Muscle strength is built through a process of muscle fiber recruitment and an increase in muscle fiber size. In order to build muscle you have to engage in daily weight training sessions. Whether your goal is to add muscle bulk to your frame or to increase your muscular endurance, both are achieved through a process known as overload. The American College of Sports Medicine recommends adding resistance training to your fitness routine a minimum of two to three times per week. Your strength training program should include eight to 10 exercises that work the major muscle groups of your body with eight to 12 repetitions for two to three sets. Gains in strength are first through your muscle being able to coordinate a greater amount of muscle fibers contracting at the same time. Hypertrophy, an increase in fiber size, occurs with continued progressive overload.
Practicing Progressive Overload
Choose an amount of weight to lift that is challenging – you should be capable of lifting without pain or extreme fatigue. Depending on which muscle group you are strengthening, the amount of weight will vary.
Continue lifting the same amount of weight until you are able to complete to complete two sets of eight repetitions. Once you can complete two sets without fatigue, add another set.
Increase the amount of weight during your next session if the weight is still easy to lift after increasing the number of sets you complete.
Lift, Rest, Repeat
Incorporate a day of rest in between each resistance training session in order to allow time for your muscles to recuperate.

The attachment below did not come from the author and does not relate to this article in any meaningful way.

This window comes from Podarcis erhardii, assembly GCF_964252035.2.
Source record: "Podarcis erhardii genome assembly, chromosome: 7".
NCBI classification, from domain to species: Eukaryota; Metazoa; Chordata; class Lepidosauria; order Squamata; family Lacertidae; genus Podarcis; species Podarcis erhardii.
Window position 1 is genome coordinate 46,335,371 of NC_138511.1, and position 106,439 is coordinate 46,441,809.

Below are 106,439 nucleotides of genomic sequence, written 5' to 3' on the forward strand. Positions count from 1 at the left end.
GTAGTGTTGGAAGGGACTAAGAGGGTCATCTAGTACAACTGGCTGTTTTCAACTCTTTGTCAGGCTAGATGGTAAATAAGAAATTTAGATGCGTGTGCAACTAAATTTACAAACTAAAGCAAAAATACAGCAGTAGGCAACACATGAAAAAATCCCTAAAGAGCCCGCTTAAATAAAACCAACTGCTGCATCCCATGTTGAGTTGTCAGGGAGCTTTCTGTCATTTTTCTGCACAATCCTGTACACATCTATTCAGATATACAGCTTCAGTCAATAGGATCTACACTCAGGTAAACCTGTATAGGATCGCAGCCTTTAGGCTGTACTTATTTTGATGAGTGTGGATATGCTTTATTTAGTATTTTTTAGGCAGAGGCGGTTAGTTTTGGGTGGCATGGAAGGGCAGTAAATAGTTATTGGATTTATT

Alternate your resistance training sessions between strengthening your lower body and your upper body if you prefer to add resistance training to your daily fitness routine.
Don't push yourself to complete exercises through extreme pain, this could cause injury to your muscles and hinder your progress and performance.
Many gyms have recommended weight training circuits that are coordinated with specific machines. Check with your gym staff or trainer to see what is available.
Sometimes weight machines can allow for compensation between limbs – try reducing the weight and working out one side of your body at a time to train equally.
Lift and lower the weight slowly – don’t allow it to bang back down when releasing. The lowering phase of the exercise is just as important as the lifting phase.
Be realistic when choosing the amount of weight you will be lifting – lifting a weight too heavy straight out of the gate could delay your resistance training by causing injury.
Don't hold your breath while weight lifting -- inhale during the lifting phase, and exhale during the lowering phase. Holding your breath can cause a dangerous spike in blood pressure.
Check with your doctor or health professional before beginning an exercise program to make sure you are healthy enough for regular exercise.
- Medicine & Science in Sports & Exercise: Quantity and Quality of Exercise For Developing and Maintaining Cardiorespriatory, Msculoskeletal, and Neuromotor Fitness in Apparently Healthy Adults: Guidance for Prescribing Exercise
- The Centers for Disease Control and Prevention: Muscle-Strengthening Activities – What Counts?
- NCSA Performance Training Journal: Conditioning Fundamentals: The Role of Progressive Sports Overload in Conditioning
- PhilKaplan.com: Why the Health Club Machines Are Inefficient